Roger of Hoveden's Chronica; Giraldus Cambrensis, Vita S. Remigii; John de Schalby's Martyrologium; Freeman's Norman Conquest; Stubbs's Early Plantagenets; Perry's Life of St. Hugh of Lincoln; Hook's Lives of the Archbishops.]
ALEXANDER of Ashby (fl. 1220), prior of the Austin priory at Ashby, Northamptonshire, has been variously stated to have been a native of Somersetshire and Staffordshire. He wrote a number of theological tracts, chronicles, and Latin poems. His name, according to Wood, appears in a legal document, dated about 1204, belonging to the priory of St. Frideswide's, Oxford. The chief work ascribed to him is a manuscript in Corpus College library, Cambridge, entitled ‘Alexandri Essebiensis Epitome Historiæ Britanniæ a Christo nato ad annum 1257.’ It is mainly an abridgment of Matthew Paris. Fuller, in his ‘Church History’ (ed. Brewer, i. 157), quotes some lines from his ‘De Fastis seu Sacris Diebus,’ an elegiac poem in imitation of Ovid's ‘Fasti,’ the manuscript of which is in the Bodleian. Other works, the names of which are given by Bale, Pits, and Tanner, are verse lives of St. Agnes, a history of the Bible, and a treatise on the art of preaching.
[Dugdale's Monasticon (1830), vi. 442; Hardy's Descriptive Catalogue, iii. 145, Rolls Ser.; Tanner's Bibliotheca, pp. 29–30.]
ALEXANDER of Canterbury (fl. 1120?), a monk of Christ Church, Canterbury, is known as the author of a work, ‘Dicta Anselmi archiepiscopi,’ which has been also ascribed to Eadmer. He was employed as a messenger from the Countess Matilda to St. Anselm, and was sent by St. Anselm to Pope Paschal II for his instruction on various points.
[Epistolæ S. Anselmi, lib. iv. ep. 37; Papæ Paschal. 90; Tanner's Bibliothec. p. 29.]
ALEXANDER of Hales (d. 1245), a celebrated theologian, and one of the first of the christian philosophers of the thirteenth century, was born in Gloucestershire at a town or village called Hales. Of the events of his early life there remain only the scanty traditions that he was trained for the church, held in succession various ecclesiastical appointments, and finally arrived at the dignity of an archdeaconry. In this position he acquired wealth, without, as Roger Bacon is careful to intimate, losing his honesty. Like many other Englishmen at the time, he resigned his career in his native country in order to prosecute his studies in Paris, the great school of theology and metaphysics. At Paris he occupied a chair, and lectured with much success. In 1222, the first date in his history established by any authority, he again resigned his career, and entered the order of the Franciscans. Although the mendicant friars were, from principle and from accidental circumstances, averse to philosophical training, they could not forego the opportunity afforded by the presence of a distinguished teacher among them. Alexander assumed the place of lecturer among the Franciscans, and it was largely owing to his ability that the order was enabled to establish its existence as a teaching body in opposition to the secular professors of the university. Full of years and honours, Alexander resigned his chair in 1238, to be succeeded by his pupil, John of Rochelle, and retired in the position of brother of the order. He died in 1245.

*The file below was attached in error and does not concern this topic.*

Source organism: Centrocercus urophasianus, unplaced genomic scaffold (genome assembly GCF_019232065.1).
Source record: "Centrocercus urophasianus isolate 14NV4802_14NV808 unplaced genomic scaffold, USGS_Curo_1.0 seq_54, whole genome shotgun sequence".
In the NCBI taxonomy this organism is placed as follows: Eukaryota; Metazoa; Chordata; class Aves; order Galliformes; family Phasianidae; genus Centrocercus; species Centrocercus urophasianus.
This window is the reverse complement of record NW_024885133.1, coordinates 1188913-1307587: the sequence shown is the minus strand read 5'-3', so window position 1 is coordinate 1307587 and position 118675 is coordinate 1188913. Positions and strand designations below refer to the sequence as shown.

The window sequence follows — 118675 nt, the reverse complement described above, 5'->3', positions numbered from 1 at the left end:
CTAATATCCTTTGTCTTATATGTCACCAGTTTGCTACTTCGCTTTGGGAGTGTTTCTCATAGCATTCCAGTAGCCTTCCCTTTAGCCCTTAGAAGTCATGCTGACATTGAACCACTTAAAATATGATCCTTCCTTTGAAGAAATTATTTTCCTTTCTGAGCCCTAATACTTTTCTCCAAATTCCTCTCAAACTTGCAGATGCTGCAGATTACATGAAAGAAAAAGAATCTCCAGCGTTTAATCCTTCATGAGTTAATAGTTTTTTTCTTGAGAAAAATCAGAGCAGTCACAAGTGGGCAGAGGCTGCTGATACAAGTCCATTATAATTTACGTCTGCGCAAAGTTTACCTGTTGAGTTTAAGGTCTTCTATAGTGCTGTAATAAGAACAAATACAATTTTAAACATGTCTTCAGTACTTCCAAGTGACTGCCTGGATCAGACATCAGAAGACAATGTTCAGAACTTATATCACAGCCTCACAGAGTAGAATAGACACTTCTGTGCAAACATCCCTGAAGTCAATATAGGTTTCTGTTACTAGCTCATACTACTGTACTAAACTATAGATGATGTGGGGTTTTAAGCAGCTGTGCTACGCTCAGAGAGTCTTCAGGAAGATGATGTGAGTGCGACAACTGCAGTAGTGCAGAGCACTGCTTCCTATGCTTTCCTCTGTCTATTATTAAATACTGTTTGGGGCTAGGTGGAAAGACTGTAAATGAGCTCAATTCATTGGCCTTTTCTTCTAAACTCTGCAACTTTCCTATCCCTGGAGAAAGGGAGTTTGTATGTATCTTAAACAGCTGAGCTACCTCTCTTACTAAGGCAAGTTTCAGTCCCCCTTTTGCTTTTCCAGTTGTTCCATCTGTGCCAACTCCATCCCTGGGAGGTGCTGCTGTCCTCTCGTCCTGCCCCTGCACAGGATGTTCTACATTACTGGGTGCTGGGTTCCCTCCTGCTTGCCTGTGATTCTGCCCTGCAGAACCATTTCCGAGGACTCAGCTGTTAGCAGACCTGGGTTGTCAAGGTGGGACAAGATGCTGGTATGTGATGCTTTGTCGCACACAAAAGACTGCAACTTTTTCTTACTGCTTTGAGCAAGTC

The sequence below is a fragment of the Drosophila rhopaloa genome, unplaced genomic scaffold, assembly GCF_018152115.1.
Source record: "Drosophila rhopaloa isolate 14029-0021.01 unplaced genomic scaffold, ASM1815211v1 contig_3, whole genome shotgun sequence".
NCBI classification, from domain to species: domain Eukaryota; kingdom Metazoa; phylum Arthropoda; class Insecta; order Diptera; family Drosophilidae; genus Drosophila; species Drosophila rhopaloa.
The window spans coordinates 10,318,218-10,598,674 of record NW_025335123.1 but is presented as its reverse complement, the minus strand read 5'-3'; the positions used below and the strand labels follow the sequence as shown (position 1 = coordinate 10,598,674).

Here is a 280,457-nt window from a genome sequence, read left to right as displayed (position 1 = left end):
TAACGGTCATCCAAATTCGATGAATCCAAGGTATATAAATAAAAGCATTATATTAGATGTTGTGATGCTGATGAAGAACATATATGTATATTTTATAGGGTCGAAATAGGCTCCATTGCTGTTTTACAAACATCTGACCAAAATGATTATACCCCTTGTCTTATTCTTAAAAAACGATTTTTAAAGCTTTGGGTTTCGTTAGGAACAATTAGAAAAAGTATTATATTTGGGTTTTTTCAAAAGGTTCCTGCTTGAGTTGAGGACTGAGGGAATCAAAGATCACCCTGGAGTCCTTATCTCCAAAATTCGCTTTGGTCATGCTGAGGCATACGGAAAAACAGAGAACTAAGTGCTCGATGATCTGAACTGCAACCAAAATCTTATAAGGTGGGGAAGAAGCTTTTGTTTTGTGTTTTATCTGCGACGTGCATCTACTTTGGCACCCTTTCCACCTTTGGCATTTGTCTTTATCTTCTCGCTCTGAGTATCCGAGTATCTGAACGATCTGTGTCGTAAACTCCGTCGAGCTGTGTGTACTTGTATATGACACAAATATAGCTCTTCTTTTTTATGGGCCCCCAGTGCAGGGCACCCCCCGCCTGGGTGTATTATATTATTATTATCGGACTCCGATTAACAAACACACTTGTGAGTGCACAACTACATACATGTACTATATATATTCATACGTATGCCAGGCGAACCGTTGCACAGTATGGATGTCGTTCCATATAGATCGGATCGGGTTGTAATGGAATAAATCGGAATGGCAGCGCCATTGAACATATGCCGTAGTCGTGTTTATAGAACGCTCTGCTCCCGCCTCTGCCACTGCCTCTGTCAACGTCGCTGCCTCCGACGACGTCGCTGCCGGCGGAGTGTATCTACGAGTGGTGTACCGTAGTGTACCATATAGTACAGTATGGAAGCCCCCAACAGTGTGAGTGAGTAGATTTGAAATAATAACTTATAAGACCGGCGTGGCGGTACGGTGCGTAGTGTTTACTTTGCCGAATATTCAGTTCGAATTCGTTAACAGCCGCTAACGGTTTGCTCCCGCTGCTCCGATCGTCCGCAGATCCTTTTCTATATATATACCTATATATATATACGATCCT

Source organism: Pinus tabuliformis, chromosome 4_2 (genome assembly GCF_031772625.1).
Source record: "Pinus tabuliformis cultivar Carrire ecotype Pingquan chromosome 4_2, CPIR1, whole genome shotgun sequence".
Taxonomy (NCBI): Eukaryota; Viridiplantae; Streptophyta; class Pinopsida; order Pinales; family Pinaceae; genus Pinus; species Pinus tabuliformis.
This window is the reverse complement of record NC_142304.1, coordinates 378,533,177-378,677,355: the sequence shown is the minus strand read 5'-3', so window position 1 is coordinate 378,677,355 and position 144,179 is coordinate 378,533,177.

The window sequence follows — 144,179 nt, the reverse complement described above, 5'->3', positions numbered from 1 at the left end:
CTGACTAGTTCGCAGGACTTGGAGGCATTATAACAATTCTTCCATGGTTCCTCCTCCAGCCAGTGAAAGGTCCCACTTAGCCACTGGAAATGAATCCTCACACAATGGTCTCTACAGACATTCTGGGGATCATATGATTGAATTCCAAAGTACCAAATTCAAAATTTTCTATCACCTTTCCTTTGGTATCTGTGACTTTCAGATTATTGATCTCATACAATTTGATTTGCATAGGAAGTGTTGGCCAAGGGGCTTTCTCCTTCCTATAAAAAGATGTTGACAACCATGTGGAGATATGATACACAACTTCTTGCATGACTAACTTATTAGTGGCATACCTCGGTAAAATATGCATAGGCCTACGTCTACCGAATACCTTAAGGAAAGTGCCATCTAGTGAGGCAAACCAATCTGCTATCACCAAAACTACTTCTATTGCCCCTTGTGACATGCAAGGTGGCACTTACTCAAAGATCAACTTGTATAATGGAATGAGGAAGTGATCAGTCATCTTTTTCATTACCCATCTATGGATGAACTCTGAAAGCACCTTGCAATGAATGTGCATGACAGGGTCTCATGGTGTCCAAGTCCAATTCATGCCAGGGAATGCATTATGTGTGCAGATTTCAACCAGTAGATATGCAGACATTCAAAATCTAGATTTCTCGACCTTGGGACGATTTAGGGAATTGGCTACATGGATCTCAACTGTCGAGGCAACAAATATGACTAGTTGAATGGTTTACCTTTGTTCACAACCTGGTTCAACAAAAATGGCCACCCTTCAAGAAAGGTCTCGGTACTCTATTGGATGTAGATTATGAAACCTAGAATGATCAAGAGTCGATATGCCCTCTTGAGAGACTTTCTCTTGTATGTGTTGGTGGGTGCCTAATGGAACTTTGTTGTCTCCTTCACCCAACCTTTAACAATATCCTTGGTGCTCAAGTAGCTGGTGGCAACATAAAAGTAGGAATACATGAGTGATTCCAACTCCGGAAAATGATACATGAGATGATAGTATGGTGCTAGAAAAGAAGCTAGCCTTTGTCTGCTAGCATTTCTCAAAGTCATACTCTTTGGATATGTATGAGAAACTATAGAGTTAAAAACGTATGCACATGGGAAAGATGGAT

Alexander has acquired a place in the roll of mediæval writers mainly by the accidents of his historic position. He was among the first to approach the labour of expounding the christian system with the knowledge not only of the whole Aristotelian corpus, but also of the Arab commentators. He thus initiated the long and thorny debates which grew out of the attempt to amalgamate the christian faith with a radically divergent metaphysical view. He was also the first to give to the teaching of the orders an authority that could only have been secured by the overwhelming ability of individual members. The character of his teaching may be learned from the vast ‘Summa Theologiæ’—quæ est plus quam pondus unius equi, in the contemptuous language of Roger Bacon—a work undertaken at the request of Innocent IV, vehemently approved by a conclave held under Alexander IV, and completed by the conjoint labours of other members of the order. The ‘Summa’ was first printed in 1475 in folio, and passed through several editions, the last being issued at Cologne in 1611 in four folio volumes. Alexander's reputation secured for him the honourable titles of ‘Doctor Irrefragabilis,’ ‘Doctor doctorum,’ ‘Theologorum monarcha,’ and the like, but his operose work has only historic value. On no point of general interest does it furnish any hint that was fruitful for after-thinkers, nor was it of much effect as stimulating discussion even in its own age. Roger Bacon sarcastically remarks that the very Franciscans did not concern themselves with it, but allowed the huge manuscript to rot and corrupt.